EXCLUSIVE: Artist Ona on Why Sultry Selfies Are Actually High Art

People love to dismiss selfies as vapid and vain — especially when they’re alluring and coming from women. But talk to artist and musician Ona, and you’ll realize there’s much more to them than that.

Ona has an MFA from Parsons. Translation: she’s got plenty of art street cred. But because she chooses to express herself through sultry self portraits,  she’s been slut-shamed for her work, whether in the form of angry Instagram comments or art critics claiming her work isn’t valuable and then trying to hit on her.

Aside from her banging body and seductive Instagram photos, Ona’s also an activist and a musician with her own NSFW site, OnaGram. We talked slut-shaming, sexual expression, and personal branding with Ona. We also got an exclusive premiere of her latest track, “Open My Hips,” for your ears only.

Ona doesn’t hold back in her music or her self-portraits. You might think that since female nudes are one of the most common art subjects seen in museums like the Met, an artist who expresses herself using her own body would be celebrated in 2016 — but Ona still gets hate. She says this is because people look at female nudes differently when the artist and model are separate. Women who take their own nude photos are seen as vain and attention-seeking, while those whose nude photos are shot by someone else are celebrated.

Translation: to some critics, women are not allowed to take credit for our own nudes unless a man is involved in the creative process.

“Seeing a nude woman in the art world as presented through ‘man hands’ (the eyes or authorial stamp of a man) is considered safe and appropriate,” Ona said. “But not allowing women to present themselves on their own terms is a vestigial valuation, and one that I think will hopefully fade with the advent of the internet and women coming to be able to be more public about themselves and their sexuality.”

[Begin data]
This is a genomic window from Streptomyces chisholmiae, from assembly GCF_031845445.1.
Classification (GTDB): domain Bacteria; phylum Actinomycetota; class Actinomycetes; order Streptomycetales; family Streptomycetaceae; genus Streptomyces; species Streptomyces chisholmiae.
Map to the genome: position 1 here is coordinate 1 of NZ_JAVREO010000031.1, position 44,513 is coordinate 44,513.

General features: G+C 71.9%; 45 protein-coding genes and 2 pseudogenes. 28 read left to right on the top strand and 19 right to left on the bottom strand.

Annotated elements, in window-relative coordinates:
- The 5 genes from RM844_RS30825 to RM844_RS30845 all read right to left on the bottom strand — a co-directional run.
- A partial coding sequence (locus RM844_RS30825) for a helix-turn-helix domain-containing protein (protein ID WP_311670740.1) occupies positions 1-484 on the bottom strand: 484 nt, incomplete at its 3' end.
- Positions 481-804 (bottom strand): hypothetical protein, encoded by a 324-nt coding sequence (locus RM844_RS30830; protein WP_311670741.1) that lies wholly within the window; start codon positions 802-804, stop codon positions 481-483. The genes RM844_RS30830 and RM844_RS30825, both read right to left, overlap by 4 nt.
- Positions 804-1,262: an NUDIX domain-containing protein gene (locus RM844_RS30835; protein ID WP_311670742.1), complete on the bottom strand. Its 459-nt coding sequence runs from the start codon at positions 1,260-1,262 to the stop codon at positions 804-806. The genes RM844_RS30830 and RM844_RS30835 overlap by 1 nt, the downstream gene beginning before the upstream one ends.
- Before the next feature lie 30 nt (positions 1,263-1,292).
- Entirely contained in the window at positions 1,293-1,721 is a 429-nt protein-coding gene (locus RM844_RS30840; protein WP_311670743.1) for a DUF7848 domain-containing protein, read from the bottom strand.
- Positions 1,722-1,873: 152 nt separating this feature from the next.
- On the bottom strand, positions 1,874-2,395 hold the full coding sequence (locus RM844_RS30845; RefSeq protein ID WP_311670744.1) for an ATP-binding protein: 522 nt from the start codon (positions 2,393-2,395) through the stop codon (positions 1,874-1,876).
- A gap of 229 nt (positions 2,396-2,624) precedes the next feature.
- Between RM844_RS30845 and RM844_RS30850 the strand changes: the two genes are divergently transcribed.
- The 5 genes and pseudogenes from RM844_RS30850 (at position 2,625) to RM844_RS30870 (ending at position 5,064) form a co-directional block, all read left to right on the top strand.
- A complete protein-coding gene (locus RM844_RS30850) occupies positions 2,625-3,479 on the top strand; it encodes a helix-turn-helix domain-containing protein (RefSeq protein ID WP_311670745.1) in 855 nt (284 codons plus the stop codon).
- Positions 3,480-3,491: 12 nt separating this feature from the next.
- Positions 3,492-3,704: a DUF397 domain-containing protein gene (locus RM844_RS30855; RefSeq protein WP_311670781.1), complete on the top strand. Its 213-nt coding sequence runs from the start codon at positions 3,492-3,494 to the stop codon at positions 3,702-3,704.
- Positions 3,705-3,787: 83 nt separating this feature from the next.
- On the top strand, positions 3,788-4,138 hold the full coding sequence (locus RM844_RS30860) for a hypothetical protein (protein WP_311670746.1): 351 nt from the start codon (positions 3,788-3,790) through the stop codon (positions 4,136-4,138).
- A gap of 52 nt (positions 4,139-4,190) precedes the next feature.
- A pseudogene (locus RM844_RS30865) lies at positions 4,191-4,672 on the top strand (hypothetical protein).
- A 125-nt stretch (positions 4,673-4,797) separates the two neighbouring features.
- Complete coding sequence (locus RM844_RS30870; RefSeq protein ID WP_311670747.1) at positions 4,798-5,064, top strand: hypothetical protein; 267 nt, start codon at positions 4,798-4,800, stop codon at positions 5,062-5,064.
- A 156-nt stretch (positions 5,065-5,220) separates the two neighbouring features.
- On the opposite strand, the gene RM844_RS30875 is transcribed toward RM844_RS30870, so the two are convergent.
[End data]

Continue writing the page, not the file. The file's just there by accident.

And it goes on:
In reality, a woman who uses her own body as an instrument for expression is actually empowered — she no longer has to “be subervient” to “get the ‘good’ photographers or the ‘art’ photographers to user her as model or muse,” Ona told Galore. But most people don’t see things this way.

Ona also fights the public’s tendency to only grant the privilege of sexual expression to a select few. She describes this as the “star-slut complex.”

For example, a pop star may be called a “fashion icon” for posing nude for Vogue. But an average woman will be called an “attention whore” for posting semi-nude photos on Instagram.

“The star-slut complex is more about noticing that a supermodel will gain clout and mass media attention for posing nude whereas your average girl who poses nude gains no clout (usually can’t even use her real name), no mainstream media attention, and is usually slut-shamed,” she said.

So how does a woman get to the status of supermodel or celebrity where they are applauded for baring their body? Ona argues that this again relates back to the influence of men on the industry.

“If a woman is institutionally sanctioned, has proven herself by working up through the man hands of a modeling agency or a music producer or Hollywood directors or fashion photographers, then she’s gone through the conditioning it takes to get there, and often it’s men who are partners and making a lot of money off her labors,” Ona said. “But a woman doing it on her own is literally not discussed in mainstream media. They’re often part of or grouped with cam girls or adult film stars or escorts and brushed under the rug. They’re demeaned and not allowed social respect, and thus held down financially as well.”

But by working against the social norms of slut-shaming and disregarding those who disapprove, Ona has distinguished herself as a unique artist. She hopes to break the barriers between musician and fan with her website, which allows fan of her music to also gain access to alluring photos.

sultry photos [are] also my way to be rock ’n’ roll,” she quips.

 

All photos courtesy of the artist

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